"It's a clever way to promote the movie--but perhaps just as importantly, it's a strong new revenue stream for both content and service providers. As the cell phone companies have expanded their presence among youth markets, other businesses are discovering that the mobile format is a great way to reach kids, and that these young consumers are willing and able to spend serious money over the phone."

David M. Ewalt. An 'Incredible' Marketing Ploy. Forbes.cm. Nov. 30, 2004.

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December 10, 2004

FTC Highlights Proposals on P2P Risks

"The head of the Federal Trade Commission sent a letter to Congress on Tuesday highlighting efforts that file-swapping companies are making to disclose potential online risks.

"Legislators have criticized software such as Kazaa, Morpheus and eDonkey for exposing users to spyware, pornography and the risk of lawsuits. Although protesting that their software was no more risky than use of the Internet at large, peer-to-peer companies have worked with the FTC to develop better consumer notification techniques.

"The FTC included several of those proposals with its letter to Congress, saying that when implemented, they would do a better job of warning consumers."

John Borland. FTC Spotlights Proposals on P2P Risks. News.com. Dec. 7. 2004.

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December 09, 2004

Reflections on the 108th Congress

At the Chicago Association of Law Libraries November meeting, Mary Alice Baish, American Association of Law Libraries (AALL) Associate Washington Affairs Representative, spoke on "The 108th Congress Draws to an End: the Good, the Bad, and the Ugly."

"I’d like to give you an overview of our core issues during the past two years—from the perspective of what was good, what was bad, and what was really ugly.

"I’m going to cover them under four broad categories: First, appropriations. Second, copyright and digital rights management. Third, the USA Patriot Act. And fourth, access to government information."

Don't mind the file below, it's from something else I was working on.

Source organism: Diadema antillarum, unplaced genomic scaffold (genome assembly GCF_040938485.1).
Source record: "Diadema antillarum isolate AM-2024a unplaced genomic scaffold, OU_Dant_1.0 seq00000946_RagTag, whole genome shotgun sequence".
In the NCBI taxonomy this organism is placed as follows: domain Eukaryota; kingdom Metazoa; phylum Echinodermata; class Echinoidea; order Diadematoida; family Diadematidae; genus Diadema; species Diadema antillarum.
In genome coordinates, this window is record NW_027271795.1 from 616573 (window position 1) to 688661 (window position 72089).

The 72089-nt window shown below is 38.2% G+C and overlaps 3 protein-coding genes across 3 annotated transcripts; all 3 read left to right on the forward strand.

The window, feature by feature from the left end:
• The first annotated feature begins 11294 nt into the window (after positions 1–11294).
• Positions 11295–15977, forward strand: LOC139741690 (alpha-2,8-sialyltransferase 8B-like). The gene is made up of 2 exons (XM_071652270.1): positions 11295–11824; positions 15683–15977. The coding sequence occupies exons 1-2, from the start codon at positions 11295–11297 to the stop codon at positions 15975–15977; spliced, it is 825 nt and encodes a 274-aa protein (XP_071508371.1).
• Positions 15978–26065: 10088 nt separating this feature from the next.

Mary Alice Baish. The 108th Congress: The Good, the Bad and the Ugly. (.pdf) American Association of Law Libraries. Nov. 17, 2004.

Attribution: SNTReport.com first discovered news of Mary Alice Baish's presentation through a posting in LibraryLaw Blog, edited by Mary Minow.

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December 07, 2004

Pew Survey Addresses File-Sharing

"The battle over digital copyrights and illegal file sharing is often portrayed as a struggle between Internet scofflaws and greedy corporations. Online music junkies with no sense of the marketplace, the argument goes, want to download, copy and share copyrighted materials without restriction. The recording industry, on the other hand, wants to squeeze dollars - by lawsuit and legislation, if necessary - from its property.

"A survey released yesterday by the Pew Internet and American Life Project, an arm of the Pew Research Center in Washington, aims to change that. The report, 'Artists, Musicians and the Internet,' combines and compares the opinions of three groups: the general public, those who identify themselves as artists of various stripes (including filmmakers, writers and digital artists) and a somewhat more self-selecting category of musicians.

"Most notably, it is the first large-scale snapshot of what the people who actually produce the goods that downloaders seek (and that the industry jealously guards) think about the Internet and file-sharing."

Tom Zeller Jr. Pew File-Sharing Survey Gives a Voice to Artists. The New York Times. Dec. 6, 2004.

Mary Madden. Artists, Musicians and the Internet (.pdf) Pew Internet and American Life Project. Dec. 5, 2004.

(Editor’s Note: The Times allows free access to their stories on the Web for seven days before sending the stories to the paper’s fee-based Archive.)

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December 04, 2004

Record Companies Befriend Napster Creator